Good afternoon, recumbent friends.
The bitterest of bitter ends
Has brought us here to mourn poor Benny Crank,
Whom we have known for months or years.
I see some faces damp with tears,
But others look confused, bewildered, blank.
So... I've been asked to give this speech;
Though I won't moralize or preach,
I'll try to help you understand the facts.
Folks, bad things happen or befall
Both good and bad folks, one and all;
No one's immune to careless, pointless acts.
Although the tale of Ben's demise
Has not been heard by all you guys,
You've almost surely heard its like before;
The setting's one that you all know,
The characters, the plot's odd flow –
I'll tell it briefly, trying not to bore...
Now, I'll acknowledge at the start
That Benny's conduct played a part
In what took place that tragic afternoon
While he climbed up Potrero Road,
Where all of us have slaved and slowed,
And sweated in the muggy heat of June.
You've all seen Ben ascending hills;
The motion pictures look like stills.
Poor Ben was not the fastest up a climb.
Potrero Road is really tough,
Too narrow, pavement cracked and rough,
It's not a route you'd pick for making time.
We all have shared poor Benny's plight:
A car whose driver's impolite
Roars up behind a bike, then has to slow.
The lane's too narrow to get by,
Too many curves to safely try
To cross the center line; the car can't go.
The driver's in a frenzied state,
Upset, already running late,
He needs to get around this fat old guy.
The cyclist's pace was very slow;
The driver's top about to blow,
He honked and got a gesture in reply.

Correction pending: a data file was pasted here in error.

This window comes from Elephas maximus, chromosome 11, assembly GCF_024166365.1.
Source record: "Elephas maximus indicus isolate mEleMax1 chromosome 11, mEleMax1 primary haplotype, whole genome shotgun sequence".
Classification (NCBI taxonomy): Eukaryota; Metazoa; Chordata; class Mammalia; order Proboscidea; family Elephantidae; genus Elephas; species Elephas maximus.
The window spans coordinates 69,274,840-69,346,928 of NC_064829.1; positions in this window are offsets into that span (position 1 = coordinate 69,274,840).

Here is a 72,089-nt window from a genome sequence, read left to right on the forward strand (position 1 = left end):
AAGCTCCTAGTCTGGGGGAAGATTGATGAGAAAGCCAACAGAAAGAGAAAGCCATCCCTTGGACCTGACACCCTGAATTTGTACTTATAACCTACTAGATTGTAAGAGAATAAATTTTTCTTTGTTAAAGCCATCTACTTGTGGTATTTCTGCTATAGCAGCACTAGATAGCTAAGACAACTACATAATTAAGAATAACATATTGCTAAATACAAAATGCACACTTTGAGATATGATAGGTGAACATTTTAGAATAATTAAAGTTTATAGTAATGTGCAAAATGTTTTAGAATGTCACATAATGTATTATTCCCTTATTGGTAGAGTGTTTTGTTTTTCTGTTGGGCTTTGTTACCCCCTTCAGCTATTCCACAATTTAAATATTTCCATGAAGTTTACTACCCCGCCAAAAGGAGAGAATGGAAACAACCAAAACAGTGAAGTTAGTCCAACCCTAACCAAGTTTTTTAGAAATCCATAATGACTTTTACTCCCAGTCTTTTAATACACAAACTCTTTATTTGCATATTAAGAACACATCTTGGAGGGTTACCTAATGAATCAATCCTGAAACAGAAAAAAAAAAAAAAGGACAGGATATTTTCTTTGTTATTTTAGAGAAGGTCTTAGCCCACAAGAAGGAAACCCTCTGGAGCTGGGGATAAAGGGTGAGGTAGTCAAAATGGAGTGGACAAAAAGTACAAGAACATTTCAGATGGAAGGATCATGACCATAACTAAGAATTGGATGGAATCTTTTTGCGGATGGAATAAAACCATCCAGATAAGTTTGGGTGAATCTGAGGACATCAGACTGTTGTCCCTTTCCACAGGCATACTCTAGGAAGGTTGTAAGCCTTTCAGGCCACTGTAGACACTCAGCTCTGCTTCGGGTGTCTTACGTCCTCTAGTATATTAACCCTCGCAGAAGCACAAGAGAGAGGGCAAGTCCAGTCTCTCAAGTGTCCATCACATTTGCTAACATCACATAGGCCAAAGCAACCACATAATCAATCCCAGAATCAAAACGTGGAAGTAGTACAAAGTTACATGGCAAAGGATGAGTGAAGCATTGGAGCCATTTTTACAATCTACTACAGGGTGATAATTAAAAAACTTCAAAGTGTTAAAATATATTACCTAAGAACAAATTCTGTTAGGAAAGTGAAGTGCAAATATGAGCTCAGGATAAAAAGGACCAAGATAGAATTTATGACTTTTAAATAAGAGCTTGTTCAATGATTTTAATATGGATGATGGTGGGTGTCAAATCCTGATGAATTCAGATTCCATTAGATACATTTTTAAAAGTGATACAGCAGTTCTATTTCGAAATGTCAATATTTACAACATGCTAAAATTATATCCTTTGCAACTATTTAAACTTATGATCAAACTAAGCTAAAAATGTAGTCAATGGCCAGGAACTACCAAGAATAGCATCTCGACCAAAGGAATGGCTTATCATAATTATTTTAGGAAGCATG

One middle finger briefly waved
By one who never should have braved
Defiance of the road's unwritten rules
Became a trigger to remind
The waving cyclist that his kind
Are merely unprotected, fragile fools.
This drama's focus, center stage,
Was now the driver's seething rage;
He revved his engine hard and dropped the clutch!
Hot tempered, angry, in a snit,
He'd teach that arrogant old twit
Some things about road etiquette and such.
Huge tires were smoking, squealing loud;
The cyclist stubborn, head unbowed,
Maintained his line and didn't give an inch.
The car was flopping side to side,
Zigzagging as its driver tried
To keep control; the cyclist didn't flinch.
The distance narrowed till at last
The lurching SUV slid past,
By luck and sheer, dumb happenstance, I guess,
The length of one unsmoked cigar,
Between the bike and killer car,
So close the biker bobbled in distress.
The driver felt his road hog swerve,
As in a tight, off-camber curve
The behemoth got sideways in a slide.
A pothole grabbed the car's rear wheel,
Then with the sound of crunching steel,
Ben's SUV rolled over on its side.
It left the pavement, rolling still,
Straight off the ledge and down the hill.
It banged and rattled down the rocky ground,
Too steep to stop it, lacking brush
To slow its fatal, headlong rush.
Ben's bane smashed up and burned on barren ground.
It's tragic how poor Ben was killed,
His life unfinished, unfulfilled,
A victim of his own dark vengeful rage.
How does a cyclist off his bike
Become someone that we don't like
To see outside a sturdy steel-barred cage?
While dodging cars or some big bus
A simplified 'Them versus Us'
Mentality is tempting to adopt.
But there are days when we are they,
As cyclists need to make their way
At speed with travel times severely chopped.
Now some of you may be annoyed;
I said up front that I'd avoid
A moral lesson in this tale you've heard...
But I've misled you, I'm afraid,
And there's a point that must be made,
Which isn't: Don't flip guys in cars the bird.
Please learn from Benny's bad mistake,
Remembering, for goodness sake,
To share the road with cyclists when you drive.
Please exercise restraint and tact,
Avoiding conflict or impact,
So you and nearby cyclists all survive.
That's it; I've made my little speech.
To all within my voice's reach,
If moralistic tales you can't abide,
I should apologize, but don't,
With one last comment, nonchalant,
About not preaching to you, guys... I lied.
Last updated 2.1.2009